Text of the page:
Compared to the G-Series platform, the new R-Series platform offers a revised x86 architecture characterized by a combination of shared and dedicated resources. The new processor architecture provides two x86 cores which have access to up to 2 MB of shared L2 cache. Each core has an integer unit plus 128-bit floating point unit (FPU). If required, two FPUs can now also be combined to a 256 FPU, increasing the floating point performance of an application significantly. Dedicated processing units provide additional energy efficiency: the revised unified video decoder reduces the power consumption of the APU during video playback. In the AMD Embedded R-Series APU, two independent 1080p video streams can be handled simultaneously, with support for 3D Blu-ray content. A brand new feature is the video compression engine, which converts HD video in real time and with minimal CPU load to the H.264 format. This is useful, for example, for video conferencing systems or video surveillance applications.
Another new feature is the secure asset management unit which enables GPU-assisted encryption and decryption of sensitive data. This is particularly useful for medical, gaming or cloudbased applications, where application data has to be encrypted.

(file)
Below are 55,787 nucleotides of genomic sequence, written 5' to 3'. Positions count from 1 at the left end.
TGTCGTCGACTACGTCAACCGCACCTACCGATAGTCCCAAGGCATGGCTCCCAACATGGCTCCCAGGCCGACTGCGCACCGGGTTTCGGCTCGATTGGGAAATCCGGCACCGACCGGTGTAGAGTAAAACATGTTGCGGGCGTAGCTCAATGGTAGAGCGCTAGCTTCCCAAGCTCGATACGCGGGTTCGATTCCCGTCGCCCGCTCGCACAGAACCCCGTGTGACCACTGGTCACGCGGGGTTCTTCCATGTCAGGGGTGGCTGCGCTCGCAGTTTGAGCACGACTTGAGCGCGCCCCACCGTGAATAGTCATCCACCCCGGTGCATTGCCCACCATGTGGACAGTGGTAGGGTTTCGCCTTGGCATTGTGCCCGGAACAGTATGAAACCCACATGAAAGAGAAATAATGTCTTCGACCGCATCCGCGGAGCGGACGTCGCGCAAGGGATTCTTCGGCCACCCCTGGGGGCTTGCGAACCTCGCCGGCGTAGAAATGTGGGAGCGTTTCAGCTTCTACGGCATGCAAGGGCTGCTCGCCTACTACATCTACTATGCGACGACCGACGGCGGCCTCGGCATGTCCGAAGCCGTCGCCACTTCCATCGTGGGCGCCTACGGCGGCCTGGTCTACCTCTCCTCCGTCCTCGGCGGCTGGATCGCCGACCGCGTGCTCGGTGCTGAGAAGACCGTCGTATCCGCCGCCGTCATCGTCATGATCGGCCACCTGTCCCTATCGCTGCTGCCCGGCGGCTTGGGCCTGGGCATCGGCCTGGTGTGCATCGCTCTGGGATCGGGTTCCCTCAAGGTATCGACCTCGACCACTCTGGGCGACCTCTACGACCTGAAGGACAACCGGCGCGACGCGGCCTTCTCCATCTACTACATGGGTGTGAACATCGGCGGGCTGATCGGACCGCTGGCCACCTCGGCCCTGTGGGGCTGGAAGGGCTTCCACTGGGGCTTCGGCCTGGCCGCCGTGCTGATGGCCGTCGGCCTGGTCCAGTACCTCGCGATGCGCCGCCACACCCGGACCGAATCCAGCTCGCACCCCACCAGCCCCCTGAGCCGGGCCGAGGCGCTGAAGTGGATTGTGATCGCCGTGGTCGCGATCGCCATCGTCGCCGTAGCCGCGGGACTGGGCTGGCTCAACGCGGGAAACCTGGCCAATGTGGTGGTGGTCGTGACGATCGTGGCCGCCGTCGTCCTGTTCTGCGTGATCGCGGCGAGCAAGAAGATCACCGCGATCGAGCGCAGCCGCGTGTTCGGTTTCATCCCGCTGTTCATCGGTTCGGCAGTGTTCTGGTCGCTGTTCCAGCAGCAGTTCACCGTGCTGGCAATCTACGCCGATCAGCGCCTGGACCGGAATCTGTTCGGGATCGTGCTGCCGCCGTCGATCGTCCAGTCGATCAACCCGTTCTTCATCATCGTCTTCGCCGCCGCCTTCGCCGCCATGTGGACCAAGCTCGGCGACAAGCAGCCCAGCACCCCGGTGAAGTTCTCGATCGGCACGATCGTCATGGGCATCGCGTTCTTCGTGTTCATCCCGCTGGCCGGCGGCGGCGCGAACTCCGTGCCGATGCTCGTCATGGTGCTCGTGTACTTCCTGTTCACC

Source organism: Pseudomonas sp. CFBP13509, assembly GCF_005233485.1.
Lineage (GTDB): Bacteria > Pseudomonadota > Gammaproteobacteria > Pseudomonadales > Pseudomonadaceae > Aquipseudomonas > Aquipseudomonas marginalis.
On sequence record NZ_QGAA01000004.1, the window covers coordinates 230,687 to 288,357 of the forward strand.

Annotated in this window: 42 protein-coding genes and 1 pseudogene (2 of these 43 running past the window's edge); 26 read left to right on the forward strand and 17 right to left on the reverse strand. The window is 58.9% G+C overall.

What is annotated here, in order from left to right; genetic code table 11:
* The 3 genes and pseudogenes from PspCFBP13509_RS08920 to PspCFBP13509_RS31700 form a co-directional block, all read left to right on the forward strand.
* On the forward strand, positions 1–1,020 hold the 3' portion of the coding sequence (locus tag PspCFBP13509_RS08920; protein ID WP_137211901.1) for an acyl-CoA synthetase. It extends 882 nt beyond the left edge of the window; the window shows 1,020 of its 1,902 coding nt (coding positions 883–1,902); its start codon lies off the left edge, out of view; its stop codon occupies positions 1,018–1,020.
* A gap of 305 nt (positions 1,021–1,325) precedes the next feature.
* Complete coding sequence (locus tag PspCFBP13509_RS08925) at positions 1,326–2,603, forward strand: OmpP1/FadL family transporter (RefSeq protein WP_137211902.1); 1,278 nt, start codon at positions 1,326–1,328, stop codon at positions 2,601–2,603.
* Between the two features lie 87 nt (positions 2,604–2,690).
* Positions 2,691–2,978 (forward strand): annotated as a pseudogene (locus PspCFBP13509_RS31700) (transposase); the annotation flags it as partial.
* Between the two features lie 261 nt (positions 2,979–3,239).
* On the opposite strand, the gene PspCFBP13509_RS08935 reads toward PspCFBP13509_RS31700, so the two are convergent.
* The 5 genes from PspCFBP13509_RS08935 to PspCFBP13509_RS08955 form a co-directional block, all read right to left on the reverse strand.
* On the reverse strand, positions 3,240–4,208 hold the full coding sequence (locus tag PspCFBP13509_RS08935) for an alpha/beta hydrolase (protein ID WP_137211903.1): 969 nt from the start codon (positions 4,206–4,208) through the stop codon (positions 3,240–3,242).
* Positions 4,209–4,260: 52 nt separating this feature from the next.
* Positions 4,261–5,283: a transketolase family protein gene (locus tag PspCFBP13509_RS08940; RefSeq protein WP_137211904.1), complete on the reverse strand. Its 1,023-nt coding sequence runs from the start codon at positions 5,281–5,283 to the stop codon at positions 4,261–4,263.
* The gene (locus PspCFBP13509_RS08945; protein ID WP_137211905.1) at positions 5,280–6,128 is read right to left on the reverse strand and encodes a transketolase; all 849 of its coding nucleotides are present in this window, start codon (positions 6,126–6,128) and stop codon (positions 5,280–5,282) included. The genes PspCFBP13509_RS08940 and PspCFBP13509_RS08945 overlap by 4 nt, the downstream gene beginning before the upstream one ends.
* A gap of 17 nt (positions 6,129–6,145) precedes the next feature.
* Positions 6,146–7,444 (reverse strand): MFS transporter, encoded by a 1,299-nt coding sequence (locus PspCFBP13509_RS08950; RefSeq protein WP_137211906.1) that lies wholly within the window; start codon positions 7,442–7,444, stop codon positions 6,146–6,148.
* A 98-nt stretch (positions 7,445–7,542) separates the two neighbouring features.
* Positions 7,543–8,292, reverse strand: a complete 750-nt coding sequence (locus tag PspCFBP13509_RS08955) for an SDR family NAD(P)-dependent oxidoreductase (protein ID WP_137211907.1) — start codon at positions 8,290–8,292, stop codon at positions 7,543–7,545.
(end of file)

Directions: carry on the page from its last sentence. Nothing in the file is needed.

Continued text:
The new graphics unit
Offering between 128 and 384 graphics cores with a clock speed of up to 686 MHz, the integrated AMD Radeon graphics unit of the 7000 family is also new and more powerful. With a 3Dmark Vantage “E” result of 13,066, the AMD R-464L APU offers three times the graphics performance of the most powerful G-Series APU. This is well above any performance levels previously available in an integrated graphics unit.
However, thanks to individual resource allocation, modules based on the new AMD Embedded R-Series platform remain extremely power efficient. For example, with an AMD R-464L APU for graphics-intensive or data-parallel applications, it is possible to focus the power allocation via higher frequency/voltage levels on the GPU thereby accelerating graphics processing by 38 percent while remaining within the specified power limits.
For CPU-intensive applications, the power allocation can be concentrated on the CPU in order to achieve a 39-percent increase in processor speed. Overall, the AMD R-464L APU is capable of achieving 576 GFLOPS of peak single precision floating point performance. COMs based on these APUs are, therefore, an ideal platform for demanding embedded applications that require high performance with low power consumption, such as gaming, digital signage, medical imaging, security and surveillance.
Figure 2: Nine-screen digital signage systems based on the new AMD Embedded R-Series platform support large-scale video wall installations.